Christ Crowning the Martyrs Peter and Paul

Christ Crowning the Martyrs Peter and Paul. Gold glass fragment from Rome, 4th century C.E. ©The Trustees of the British Museum.

Gold-glasses—objects with gold foil ornament sandwiched between two fused layers of glass—are primarily found in catacombs, the underground galleries where early Christian and Jewish communities buried their dead. Roman glass-makers often applied the gold as foil then worked the design by scratching the gold with a stylus. The top layer of glass was then fused in a kiln.

Often they were set in plaster surrounding a niche used for burying the dead.  Some think that gold-glasses were made as roundels to be used exclusively to decorate graves but many gold glass fragments have foot rings and a few even retain parts of the wall so they may also be recycled from the bases of broken bowls. After the 4th century, glass making declined in most parts of the Roman Empire and many of the more elaborate techniques were abandoned.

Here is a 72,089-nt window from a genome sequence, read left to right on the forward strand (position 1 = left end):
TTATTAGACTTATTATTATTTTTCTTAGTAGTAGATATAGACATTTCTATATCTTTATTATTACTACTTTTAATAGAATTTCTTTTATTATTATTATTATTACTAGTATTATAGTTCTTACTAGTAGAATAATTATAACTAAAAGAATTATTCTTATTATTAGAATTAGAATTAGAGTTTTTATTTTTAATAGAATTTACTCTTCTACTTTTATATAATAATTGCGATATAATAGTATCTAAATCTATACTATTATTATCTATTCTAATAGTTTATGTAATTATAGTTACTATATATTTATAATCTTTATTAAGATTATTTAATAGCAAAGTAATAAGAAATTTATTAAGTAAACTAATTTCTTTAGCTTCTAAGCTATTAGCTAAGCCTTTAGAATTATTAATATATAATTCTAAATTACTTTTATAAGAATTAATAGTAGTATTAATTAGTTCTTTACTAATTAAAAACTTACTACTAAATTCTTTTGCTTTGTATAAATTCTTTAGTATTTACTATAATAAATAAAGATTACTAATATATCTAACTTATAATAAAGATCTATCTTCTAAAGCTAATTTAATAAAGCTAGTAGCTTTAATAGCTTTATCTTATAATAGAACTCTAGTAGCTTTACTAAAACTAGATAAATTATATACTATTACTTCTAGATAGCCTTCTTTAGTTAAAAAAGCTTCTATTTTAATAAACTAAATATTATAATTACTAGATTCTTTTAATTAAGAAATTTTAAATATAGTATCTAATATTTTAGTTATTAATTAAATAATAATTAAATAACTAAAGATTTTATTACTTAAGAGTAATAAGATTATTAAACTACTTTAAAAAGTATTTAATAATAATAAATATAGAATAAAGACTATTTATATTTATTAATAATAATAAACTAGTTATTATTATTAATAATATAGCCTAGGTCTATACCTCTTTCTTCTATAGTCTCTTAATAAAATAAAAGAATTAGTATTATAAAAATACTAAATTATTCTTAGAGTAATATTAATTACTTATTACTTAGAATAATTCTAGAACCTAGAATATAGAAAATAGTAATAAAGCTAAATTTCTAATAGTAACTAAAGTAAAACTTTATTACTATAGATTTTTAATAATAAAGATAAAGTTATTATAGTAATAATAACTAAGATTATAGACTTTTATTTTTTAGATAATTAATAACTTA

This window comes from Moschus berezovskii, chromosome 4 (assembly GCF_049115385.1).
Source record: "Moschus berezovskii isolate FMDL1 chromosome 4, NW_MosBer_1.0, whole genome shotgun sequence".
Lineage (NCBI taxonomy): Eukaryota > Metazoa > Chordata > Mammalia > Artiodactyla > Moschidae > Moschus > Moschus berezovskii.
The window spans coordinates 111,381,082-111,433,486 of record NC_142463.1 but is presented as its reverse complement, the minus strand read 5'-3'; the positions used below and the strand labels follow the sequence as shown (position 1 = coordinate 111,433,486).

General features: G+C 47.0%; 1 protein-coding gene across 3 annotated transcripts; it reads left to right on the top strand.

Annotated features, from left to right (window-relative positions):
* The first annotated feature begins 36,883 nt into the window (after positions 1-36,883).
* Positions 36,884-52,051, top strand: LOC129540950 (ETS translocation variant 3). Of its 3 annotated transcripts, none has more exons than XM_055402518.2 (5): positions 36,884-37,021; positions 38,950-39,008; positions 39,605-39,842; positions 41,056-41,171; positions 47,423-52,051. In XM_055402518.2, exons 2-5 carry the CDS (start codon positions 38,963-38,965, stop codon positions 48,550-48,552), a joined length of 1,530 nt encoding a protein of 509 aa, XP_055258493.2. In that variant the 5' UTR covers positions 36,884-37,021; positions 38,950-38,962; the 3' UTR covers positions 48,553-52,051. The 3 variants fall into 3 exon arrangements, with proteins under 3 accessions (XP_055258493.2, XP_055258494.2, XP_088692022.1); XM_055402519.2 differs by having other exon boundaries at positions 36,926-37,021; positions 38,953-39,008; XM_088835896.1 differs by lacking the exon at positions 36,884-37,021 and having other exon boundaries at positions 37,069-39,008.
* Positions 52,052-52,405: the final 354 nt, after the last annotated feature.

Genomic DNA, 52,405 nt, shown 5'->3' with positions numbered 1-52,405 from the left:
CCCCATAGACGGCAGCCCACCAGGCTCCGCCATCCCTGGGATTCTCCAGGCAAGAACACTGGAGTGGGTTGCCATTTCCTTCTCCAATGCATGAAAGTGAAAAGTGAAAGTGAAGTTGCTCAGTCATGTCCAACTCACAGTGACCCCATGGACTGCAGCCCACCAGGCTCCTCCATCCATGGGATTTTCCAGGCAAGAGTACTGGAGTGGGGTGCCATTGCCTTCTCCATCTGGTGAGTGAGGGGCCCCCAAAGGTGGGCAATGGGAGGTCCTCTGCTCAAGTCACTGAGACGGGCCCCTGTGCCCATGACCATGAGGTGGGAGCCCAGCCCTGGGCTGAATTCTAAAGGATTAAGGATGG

Christ Crowning the Martyrs Peter and Paul

Underground passages used for burial and religious practice; originally referred specifically to the catacombs beneath Rome.

A broad, diverse group of nations ruled by the government of a single nation.

An artistic form created by sandwiching and sealing gold leaf between layers of transparent glass.

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